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Can we rely on the Bible?

September 6, 2011

I was recently engaged with an individual who has questioned the validity and veracity of the Bible, and I’ve realized that I haven’t really tackled this issue on this blog.  It is now at the top of my to-do list for this site, but it will take time to fully compile all of my thoughts and understanding into one document.  My usual quick answer to people who ask is this:

We can rely on the Bible because of the depth/volume of manuscripts available, the various archaeological findings that verify Biblical accounts,  and the various prophecies that came true.

In the meantime, while I was perusing the Adventist Review site today, they so happened to have a feature article on why we can accept the Bible as an authoritative document.  You can read the article for yourself here.  I will just quote some pertinent points from the article as to why we can rely on the Bible.

With Jesus as its source and incarnation, the authority of the written Word can be considered from the standpoint of internal and external evidence. By internal evidence, we refer to what is inherently true of the Bible for it to be considered authoritative. External evidence refers to factors outside the Bible that witness to its authority. Some might question one or more of these pieces of evidence, but taken together they constitute a powerful argument for the continuing authority of the Bible.8

Internal Evidence of the Bible’s Authority. Two major reasons for believing in God and His Word are Creation and prophecy. Regarding Creation, He has no equal (see Isa. 40:25). None of the many ancient stories about Creation compares to His simple, elegant reporting of His one-week miracle in Genesis 1 and 2.

I will occasionally post articles on creation on this blog, showing why the Bible’s creation account is the most logical explanation as to how this world got here.   I haven’t really touched upon Biblical prophecy on this site yet, but it is another strong point.  Aside from the numerous prophecies that were fulfilled by Jesus, the other big prophecy that stand out in my mind is Daniels statue, predicting the major world powers in succession (Babylon, Medo-Persia, Greece, Rome).  The article mentions the same prophecy and provides another example :

In another prophecy Daniel predicted another destruction of the city of Jerusalem and the Temple after Messiah’s death and the end of the 70 weeks of years (Dan. 9:24-27). Micah’s prophecy of the Messiah’s birth in Bethlehem (Micah 5:2) was also remarkably fulfilled (Matt. 2:5, 6). Thus, Jesus could speak of prophecy’s inviolability (Luke 24:26, 44), and Peter could consider its fulfillment as more convincing than miracles and eyewitness experiences (2 Peter 1:16-21).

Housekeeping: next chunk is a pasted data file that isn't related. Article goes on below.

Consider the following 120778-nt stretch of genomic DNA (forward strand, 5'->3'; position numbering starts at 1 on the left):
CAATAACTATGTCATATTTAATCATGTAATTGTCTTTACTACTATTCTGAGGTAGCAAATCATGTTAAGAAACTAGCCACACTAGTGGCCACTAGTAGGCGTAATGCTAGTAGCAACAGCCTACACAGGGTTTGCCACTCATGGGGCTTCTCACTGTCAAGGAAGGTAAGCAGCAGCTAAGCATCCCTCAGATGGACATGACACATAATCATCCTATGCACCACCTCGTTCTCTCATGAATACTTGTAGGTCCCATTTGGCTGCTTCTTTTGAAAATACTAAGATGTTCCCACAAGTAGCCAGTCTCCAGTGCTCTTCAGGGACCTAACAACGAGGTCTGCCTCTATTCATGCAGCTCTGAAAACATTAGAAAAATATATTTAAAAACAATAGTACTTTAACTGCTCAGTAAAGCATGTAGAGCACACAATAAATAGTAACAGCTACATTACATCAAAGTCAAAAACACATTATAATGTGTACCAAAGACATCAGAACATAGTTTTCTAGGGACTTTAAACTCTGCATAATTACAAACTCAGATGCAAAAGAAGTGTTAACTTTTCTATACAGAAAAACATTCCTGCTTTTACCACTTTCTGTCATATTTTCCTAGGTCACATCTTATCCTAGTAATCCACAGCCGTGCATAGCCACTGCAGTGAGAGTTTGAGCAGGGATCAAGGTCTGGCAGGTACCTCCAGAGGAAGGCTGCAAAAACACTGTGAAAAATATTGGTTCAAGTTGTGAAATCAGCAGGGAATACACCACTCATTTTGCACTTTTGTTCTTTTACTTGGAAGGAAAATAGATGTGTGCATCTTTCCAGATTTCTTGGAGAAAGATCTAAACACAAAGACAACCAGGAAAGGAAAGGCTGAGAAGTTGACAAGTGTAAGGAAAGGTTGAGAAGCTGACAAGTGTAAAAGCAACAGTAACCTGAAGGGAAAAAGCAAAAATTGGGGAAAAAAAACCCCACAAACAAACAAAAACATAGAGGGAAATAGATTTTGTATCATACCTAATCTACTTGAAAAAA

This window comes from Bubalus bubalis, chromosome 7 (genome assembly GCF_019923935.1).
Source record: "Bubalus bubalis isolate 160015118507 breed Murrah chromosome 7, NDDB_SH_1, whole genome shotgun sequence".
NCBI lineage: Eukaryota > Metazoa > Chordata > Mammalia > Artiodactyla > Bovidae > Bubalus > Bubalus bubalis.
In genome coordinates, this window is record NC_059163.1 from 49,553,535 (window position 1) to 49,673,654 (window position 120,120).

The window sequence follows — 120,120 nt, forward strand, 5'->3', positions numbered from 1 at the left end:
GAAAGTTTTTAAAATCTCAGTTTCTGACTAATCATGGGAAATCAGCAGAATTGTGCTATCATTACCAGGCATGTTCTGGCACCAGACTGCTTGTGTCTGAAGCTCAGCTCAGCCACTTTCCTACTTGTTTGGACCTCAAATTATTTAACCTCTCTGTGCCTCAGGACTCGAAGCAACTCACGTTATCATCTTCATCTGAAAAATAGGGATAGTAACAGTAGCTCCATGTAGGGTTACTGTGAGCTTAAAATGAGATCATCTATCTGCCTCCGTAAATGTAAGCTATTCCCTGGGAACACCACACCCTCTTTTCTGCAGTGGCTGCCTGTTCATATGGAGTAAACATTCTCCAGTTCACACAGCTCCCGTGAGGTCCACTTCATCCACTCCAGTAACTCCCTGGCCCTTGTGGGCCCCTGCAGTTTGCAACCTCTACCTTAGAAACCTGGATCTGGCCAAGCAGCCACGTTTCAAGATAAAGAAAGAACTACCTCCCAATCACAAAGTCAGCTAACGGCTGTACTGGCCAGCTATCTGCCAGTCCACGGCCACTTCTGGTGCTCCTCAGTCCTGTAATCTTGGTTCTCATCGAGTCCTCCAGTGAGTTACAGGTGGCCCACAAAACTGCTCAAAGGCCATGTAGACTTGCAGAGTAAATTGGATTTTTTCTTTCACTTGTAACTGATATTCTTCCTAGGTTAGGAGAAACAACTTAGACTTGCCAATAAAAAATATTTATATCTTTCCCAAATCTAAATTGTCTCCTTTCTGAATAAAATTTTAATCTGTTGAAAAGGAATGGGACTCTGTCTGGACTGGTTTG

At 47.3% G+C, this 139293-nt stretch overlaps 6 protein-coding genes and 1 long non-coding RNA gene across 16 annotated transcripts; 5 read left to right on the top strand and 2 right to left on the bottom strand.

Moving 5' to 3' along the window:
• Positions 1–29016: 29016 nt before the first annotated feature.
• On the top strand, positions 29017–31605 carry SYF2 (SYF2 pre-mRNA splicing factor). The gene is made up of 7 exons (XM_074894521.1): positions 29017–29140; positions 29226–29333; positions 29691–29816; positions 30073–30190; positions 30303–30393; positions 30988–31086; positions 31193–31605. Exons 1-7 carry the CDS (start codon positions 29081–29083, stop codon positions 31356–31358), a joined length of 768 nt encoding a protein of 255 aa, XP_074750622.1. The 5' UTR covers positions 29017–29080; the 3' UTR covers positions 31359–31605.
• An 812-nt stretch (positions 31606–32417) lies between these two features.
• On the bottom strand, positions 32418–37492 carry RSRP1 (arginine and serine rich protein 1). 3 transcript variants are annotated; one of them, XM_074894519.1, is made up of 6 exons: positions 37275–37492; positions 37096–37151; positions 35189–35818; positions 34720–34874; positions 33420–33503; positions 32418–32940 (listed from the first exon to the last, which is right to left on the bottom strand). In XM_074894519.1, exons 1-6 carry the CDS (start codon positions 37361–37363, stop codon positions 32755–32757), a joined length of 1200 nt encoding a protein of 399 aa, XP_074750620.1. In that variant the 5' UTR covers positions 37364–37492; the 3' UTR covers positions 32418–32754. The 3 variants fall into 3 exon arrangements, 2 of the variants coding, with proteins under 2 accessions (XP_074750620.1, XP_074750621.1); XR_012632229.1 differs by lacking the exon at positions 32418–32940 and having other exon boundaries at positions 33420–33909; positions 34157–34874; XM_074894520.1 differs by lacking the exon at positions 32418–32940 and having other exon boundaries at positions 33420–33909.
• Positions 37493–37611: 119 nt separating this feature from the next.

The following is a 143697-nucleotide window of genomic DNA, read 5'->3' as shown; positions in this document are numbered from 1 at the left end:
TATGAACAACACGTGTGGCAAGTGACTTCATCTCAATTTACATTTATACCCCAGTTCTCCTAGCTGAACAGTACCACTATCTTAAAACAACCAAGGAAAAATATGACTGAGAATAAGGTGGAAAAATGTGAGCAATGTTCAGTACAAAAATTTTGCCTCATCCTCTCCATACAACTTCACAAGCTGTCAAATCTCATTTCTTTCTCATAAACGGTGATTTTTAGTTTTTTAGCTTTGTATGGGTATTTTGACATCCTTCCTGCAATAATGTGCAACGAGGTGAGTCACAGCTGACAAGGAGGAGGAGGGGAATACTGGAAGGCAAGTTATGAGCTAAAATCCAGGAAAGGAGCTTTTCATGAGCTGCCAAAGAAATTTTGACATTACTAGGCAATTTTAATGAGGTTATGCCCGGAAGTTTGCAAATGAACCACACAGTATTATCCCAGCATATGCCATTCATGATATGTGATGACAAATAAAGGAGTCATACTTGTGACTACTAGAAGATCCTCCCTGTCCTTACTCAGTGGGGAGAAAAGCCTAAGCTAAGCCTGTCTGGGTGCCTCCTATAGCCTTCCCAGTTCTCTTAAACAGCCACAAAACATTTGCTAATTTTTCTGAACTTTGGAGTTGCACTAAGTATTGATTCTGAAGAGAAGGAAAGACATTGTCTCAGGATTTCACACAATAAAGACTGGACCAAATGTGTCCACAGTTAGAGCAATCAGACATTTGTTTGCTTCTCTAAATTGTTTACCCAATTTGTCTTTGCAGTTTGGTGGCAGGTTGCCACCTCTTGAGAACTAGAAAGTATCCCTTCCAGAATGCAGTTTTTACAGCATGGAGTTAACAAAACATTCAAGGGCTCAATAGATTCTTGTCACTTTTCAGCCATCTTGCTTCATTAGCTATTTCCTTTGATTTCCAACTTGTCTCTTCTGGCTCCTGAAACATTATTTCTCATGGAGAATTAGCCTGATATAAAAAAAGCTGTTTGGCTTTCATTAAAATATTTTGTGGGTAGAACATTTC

The article then sites a third reason, internal consistency:

A third reason for accepting the Bible’s divine authority is its theological consistency. Although written over a period of about 1,500 years by nearly 40 different authors, the Bible’s amazing harmony permitted Jesus to show two discouraged travelers “in all the Scriptures the things concerning Himself” (Luke 24:27, NKJV). Paul also, by his multiple quotations from various Old Testament books, emphasizes both Scripture’s consistency and its uniform authority, despite the varied personality and individuality of its many writers (Rom. 3:10-19).

The Bible’s eyewitness testimony is itself a double basis for respecting its authority. For one thing it is written by people who experienced God’s revelation. As John explained, “We saw. . . and testify . . . and proclaim . . . the eternal life which was with the Father and was made manifest to us” (1 John 1:1).

After talking about external evidence, which includes the aforementioned manuscripts and archaelogy, the article concludes with the following;

The Bible’s authority is grounded in its origin as a revelation from God to human beings. At the same time, as free moral agents we are not compelled to accept this authority but are free to reject it and put another authority in its place if we so choose. We are expected to accept the authority of the Bible, not on blind faith, but rather on the weight of reasonable evidence. By the testimony of Creation, by the reliability of prophecy, by the miracle of its preservation and transmission, and by the corroboration of its accuracy through external sources, God has given us more than adequate evidence, both internal and external, to support our faith in Scripture as God’s inspired and authoritative Word.

I highly recommend checking out the full article to get a best grasp of why we can rely on the Bible as the Word of God.  I’ll definitely expand more on this topic in a future post, so keep your eye out for that.

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